Another advantage is that the Canon has interchangeable lenses, which is a real blessing. In the dark looking at the sky, autofocus doesn’t work and I for one can’t see well enough to focus manually. The Canon’s kit lenses don’t have markings on them for distance either, so you can’t “set and forget”. However I have some very nice old Pentax Super Takumar lenses which do have distance markings; twist to infinity and you’re done. Since there’s nothing in the foreground in these images depth of field is not a concern, so you can use the lenses wide open (the 50mm is f1.4 for example). The old lenses are also better resolution and higher contrast than the new ones I have. In fact I found the 50mm to be favourite for these shots, the 35mm and 28mm were a bit too wide. I did not get a chance to try the 135mm Vivitar entirely as the first attempt did not go well and then the weather got nasty on me so I couldn’t make changes to the methodology and try again.

One thing was common across all: there was no way I could see to frame the shots, either with the optical eye-level finder or the LCD screen. I literally looked up at the sky, pointed the camera (on tripod of course) in approximately the same direction, and pushed the button. By the way, it helps to use the self-timer on short countdown to eliminate camera wiggle when you do this – although the very long times mean any initial shake has minimal effect and the timer trick works better for slow-speed shooting (1 sec to 1/60) rather than long exposure (over 1 sec).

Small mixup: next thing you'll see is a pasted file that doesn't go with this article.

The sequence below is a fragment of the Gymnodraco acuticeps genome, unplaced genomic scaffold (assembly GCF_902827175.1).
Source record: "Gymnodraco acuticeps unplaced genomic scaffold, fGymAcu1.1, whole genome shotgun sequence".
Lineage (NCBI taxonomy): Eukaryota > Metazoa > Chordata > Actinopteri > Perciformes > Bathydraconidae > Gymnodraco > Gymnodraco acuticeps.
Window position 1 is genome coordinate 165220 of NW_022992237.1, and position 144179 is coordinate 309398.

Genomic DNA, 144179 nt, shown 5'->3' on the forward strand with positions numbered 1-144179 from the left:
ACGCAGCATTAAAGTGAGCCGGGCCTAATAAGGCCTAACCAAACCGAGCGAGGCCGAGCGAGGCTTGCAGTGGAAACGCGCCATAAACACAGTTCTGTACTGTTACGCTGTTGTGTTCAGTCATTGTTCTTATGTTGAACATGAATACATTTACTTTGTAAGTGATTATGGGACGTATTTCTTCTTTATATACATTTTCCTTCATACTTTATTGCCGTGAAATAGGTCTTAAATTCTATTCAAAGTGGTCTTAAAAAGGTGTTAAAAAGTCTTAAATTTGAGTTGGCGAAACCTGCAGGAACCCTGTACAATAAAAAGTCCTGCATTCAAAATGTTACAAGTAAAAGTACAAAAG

Now here’s the thing. There are three different ‘realities’ in photographing the stars like this. The first is what you see with your eye. Up here at 3200 feet of elevation when our skies are clear they are very clear and we can see a lot of stars, even if we are freezing while gazing. In fact in daylight our skies are extra blue and the colour temperature needs adjusting to get the white balance right; auto or daylight settings won’t be right.

The second reality is what the camera ‘sees’. Since it can accumulate light over time, which eyes can’t, it can pick up fainter stars that we won’t see. It can also detect near-infrared and ultraviolet to some extent which adds to the starlight potential.

The third ‘reality’ is the unreality of what the camera reproduces. High ISO and long exposure both add noise to the image, making it full of ‘stars’ that aren’t really there but are just in the camera’s ‘imagination’. The Canon has noise reduction settings for both high ISO and long exposure time. I find them not terribly effective, to be honest. They do slow down the image processing time, making for quite a wait before you see what you’ve got. As it was I used ISO 800 as a maximum because I couldn’t stand the extra noise that is generated by the higher sensitivities; not worth it for a couple of extra stops exposure. Even ISO 400 contributes a noticeable amount of noise even with reduction turned on.

But this doesn’t matter! In fact I was not going for pictures representing what the sky looked like to the eye. Instead I wanted images that appear to have been taken with the Hubble Space Telescope of distant galaxies that our eyes will never see. I think the results are not disappointing.





That last one is, I feel, the best.

How much of it is really stars and how much camera noise? I don’t know. And frankly I don’t care. I like the end results, and that’s what matters.